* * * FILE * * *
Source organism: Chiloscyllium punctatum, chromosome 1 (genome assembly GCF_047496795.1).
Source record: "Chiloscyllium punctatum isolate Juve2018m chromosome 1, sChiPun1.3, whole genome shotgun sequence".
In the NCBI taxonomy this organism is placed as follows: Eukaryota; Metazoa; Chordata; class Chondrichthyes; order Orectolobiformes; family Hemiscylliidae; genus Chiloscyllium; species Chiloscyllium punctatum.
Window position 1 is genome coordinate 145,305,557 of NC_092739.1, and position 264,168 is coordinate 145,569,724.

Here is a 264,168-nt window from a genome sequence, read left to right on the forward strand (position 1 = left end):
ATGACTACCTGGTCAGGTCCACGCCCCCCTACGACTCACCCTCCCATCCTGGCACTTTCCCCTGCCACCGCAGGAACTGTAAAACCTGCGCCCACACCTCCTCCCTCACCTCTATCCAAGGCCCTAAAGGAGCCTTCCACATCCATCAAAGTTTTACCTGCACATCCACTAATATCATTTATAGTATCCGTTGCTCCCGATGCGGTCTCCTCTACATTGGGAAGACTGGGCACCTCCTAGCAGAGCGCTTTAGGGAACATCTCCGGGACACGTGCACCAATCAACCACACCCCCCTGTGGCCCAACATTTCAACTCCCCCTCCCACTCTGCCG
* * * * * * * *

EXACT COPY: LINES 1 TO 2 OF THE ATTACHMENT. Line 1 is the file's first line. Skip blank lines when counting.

Source organism: Chiloscyllium punctatum, chromosome 1 (genome assembly GCF_047496795.1).
Source record: "Chiloscyllium punctatum isolate Juve2018m chromosome 1, sChiPun1.3, whole genome shotgun sequence".